Interview: Visibility Studio
From crafting cookware for Misen to translating digital brands such as Away and Everlane into retail experiences, Visibility is the team behind some of our favorite contemporary industrial designs. We’ve been collaborating with co-founders Joey Guerra and Sina Sohrab on a very exciting upcoming project and took a moment to connect with them on their areas for inspiration, thoughts for the future of design, and some of their favorite tunes at the moment.
Can you share with us Visibility’s origin story? We’d love to know how it all started.
We met at RISD, probably at a party! Fast friends, early on we knew we wanted to start a design studio. In a way, it was that simple.
How would you describe the environment and culture of your studio?
We keep things really clean and organized, but at the same time we try to keep the environment really easy-going. There's always music playing, conversations and meetings are impromptu, and we encourage everyone to speak their mind. We do our best to avoid the cliché of the super rigid design studio while championing some of the more romantic aspects of this tradition.
What would your ideal project be? Do you have a dream client or challenge?
This changes pretty often for us! Would love to hear from Sony or Samsung, perhaps BMW or Mercedes. We'd like to work with some of the international heavy hitters.
Where do you go or what do you do for inspiration?
J: I go for walks. I will read through some really old issues of design magazines from another era to when my thinking was different. Movies are a great way to shake out new ideas as well. Absorbing a different type of art is important.
S: I’d double down on movies- the way that films can deconstruct and re-contextualize everyday life is always an inspiration.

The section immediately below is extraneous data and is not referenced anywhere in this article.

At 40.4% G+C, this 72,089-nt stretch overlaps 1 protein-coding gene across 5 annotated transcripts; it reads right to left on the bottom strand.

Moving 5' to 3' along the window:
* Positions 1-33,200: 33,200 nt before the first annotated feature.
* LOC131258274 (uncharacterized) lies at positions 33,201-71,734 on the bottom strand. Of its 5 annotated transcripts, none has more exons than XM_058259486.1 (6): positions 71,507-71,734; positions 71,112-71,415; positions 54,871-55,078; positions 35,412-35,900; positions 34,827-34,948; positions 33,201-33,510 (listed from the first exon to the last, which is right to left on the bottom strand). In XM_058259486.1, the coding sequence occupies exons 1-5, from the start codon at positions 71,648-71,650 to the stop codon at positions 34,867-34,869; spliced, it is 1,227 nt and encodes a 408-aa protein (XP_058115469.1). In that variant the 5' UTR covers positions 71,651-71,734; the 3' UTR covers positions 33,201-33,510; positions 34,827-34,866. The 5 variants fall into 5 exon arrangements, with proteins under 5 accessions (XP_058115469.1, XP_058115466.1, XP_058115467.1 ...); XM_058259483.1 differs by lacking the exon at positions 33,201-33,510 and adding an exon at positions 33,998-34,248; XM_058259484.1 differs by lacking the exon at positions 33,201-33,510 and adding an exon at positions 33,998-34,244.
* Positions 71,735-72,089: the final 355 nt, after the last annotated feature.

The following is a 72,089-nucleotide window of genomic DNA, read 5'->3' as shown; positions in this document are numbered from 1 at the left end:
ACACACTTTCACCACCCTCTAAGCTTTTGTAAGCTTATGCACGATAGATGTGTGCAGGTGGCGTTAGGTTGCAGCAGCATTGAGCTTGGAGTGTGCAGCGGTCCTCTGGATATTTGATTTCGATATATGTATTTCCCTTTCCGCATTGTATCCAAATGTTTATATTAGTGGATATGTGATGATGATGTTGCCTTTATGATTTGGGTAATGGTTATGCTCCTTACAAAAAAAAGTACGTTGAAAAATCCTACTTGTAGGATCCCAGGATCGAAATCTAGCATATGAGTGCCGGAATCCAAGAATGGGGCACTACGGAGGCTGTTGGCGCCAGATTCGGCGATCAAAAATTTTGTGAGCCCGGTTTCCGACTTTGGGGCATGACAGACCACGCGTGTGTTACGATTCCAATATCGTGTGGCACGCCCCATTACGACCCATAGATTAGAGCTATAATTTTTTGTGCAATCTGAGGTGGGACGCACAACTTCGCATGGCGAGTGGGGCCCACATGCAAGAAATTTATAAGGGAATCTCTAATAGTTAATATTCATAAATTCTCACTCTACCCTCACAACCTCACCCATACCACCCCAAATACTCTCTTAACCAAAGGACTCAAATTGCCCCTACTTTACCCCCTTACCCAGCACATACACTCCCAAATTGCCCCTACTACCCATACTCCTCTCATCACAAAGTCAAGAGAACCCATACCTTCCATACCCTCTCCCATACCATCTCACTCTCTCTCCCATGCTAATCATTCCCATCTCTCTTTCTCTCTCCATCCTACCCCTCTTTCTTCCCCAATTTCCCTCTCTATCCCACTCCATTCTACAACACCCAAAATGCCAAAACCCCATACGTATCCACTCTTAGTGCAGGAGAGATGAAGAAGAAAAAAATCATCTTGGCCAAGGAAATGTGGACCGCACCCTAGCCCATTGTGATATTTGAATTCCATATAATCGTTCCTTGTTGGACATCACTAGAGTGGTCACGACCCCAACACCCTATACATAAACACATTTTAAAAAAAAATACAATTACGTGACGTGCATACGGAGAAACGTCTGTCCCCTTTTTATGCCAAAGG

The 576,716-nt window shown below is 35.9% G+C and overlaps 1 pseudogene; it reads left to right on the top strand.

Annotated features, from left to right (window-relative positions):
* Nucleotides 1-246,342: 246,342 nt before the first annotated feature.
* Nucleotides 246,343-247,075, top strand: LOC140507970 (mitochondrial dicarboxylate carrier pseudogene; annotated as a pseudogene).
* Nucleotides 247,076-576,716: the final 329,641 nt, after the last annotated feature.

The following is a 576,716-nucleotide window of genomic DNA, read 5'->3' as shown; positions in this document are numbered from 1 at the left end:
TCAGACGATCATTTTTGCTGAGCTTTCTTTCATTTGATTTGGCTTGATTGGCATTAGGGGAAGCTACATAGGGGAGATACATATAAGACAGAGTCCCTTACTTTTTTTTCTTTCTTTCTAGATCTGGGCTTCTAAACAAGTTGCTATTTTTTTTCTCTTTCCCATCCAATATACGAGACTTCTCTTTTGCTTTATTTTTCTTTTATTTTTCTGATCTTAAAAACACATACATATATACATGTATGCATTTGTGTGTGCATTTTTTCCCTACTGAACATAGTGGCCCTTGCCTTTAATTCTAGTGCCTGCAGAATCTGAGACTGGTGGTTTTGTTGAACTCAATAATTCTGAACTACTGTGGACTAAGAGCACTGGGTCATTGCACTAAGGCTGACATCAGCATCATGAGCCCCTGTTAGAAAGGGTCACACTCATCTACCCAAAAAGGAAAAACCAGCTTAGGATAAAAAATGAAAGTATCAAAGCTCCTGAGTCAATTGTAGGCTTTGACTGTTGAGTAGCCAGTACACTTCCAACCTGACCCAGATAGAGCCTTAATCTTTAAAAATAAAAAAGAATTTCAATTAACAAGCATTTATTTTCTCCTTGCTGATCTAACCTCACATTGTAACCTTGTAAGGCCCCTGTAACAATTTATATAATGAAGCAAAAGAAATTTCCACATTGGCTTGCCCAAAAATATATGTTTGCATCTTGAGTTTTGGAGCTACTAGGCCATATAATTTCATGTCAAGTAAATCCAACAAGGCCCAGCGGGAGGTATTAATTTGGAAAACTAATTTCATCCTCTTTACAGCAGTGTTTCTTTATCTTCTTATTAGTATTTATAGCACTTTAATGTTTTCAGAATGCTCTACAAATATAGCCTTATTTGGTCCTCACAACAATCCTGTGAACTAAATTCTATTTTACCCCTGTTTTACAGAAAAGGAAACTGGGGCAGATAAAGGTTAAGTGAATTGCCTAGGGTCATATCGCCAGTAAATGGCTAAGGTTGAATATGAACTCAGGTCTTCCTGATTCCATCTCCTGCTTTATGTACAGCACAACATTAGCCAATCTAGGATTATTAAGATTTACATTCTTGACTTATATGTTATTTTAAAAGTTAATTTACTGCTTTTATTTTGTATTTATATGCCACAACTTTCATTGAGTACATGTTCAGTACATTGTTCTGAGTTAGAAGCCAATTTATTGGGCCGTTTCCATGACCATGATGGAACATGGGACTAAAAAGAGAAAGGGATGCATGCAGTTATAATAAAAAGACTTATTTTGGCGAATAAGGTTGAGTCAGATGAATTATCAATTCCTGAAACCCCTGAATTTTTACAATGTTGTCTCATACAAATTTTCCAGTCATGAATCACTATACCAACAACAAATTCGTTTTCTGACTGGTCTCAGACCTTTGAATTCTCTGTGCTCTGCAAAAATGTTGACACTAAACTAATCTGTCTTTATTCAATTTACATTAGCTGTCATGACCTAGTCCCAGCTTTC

Is there anything currently happening now in design that you find particularly interesting?
We love the push for accessibility and inclusivity. More people, more voices, more perspectives. That's how we can keep our edge in a quickly changing world.
Given our current global situation, do you have any thoughts on how it will impact the future of your work and the design industry in general?
We'll see! Things just got even harder for designers but perhaps this will remind us not to take anything for granted. People will reassess their priorities. There's been a shift towards utilitarian consumption, focusing on the things you need to live a happy and healthy life. Afterward, we may see even more investment in home and wellness. Or an escape to experiences. Perhaps cities have revealed their flaws, flaws that are evident in times of a pandemic and there will be a shift to the countryside. We'll probably end up designing things for this new economy. Most predictions will be wrong, this is the one thing we’re sure of.
Back to something fun — at High Tide, we’re big fans of music, especially with our curated High Tide Soundsystem series. If we were to task you with putting a couple of tracks together, what are your top 3-5 must haves?
J: Sweet! Yes we've had lots of time for music. 1. Idontknow - Jamie XX 2. The Hottest Day in New York - Star Slinger 3. Uncle Ace - Blood Orange 4. Tezeta - Mulatu Astatke
S: Lately I’ve been listening to a lot of Nina Simone. Lilac Wine and Wild is the Wind are on repeat here.
Do you have a prized position? In terms of design — is there a piece of furniture or a product that you’ve acquired that you feel especially proud of?
J: I love my Cloud Bookcase by Ronan and Erwan Bouroullec. It's a playful looking piece made by rotomolding plastic but strangely useful.
S: We have this little clay model of a mosque that we picked up in Marrakech. It’s a very small handmade representation, and in the context of souvenirs it’s remarkable in that it’s made from the same material as the building it represents.
Do either of you have an art practice or hobby outside of your day jobs?
J: I like watching race cars! Besides that, design is my art practice.
S: Something I’ve adopted from my partner is a love for plants. We have a small outdoor terrace and we’ve spent the past few years working out the different types of flowers that are suited to each other, and the conditions. Especially now that it’s spring, we get a lot of satisfaction from tending to them and training them to grow in certain ways.
Lastly, since we’re in this mess together, do you have any tips, inspiring words, recipes or fun ideas for all of us stuck at home?
S: I would take this as a time to reflect. Across the world, in every home, re-negotiations are taking place with our domestic spaces. We’re coming to terms with how the home represents ourselves, our habits and pitfalls, through sheer solitude. There’s something to taking that in.
Second photo with paper models by Blanca Guerrero. Above photo by Mark Wickens.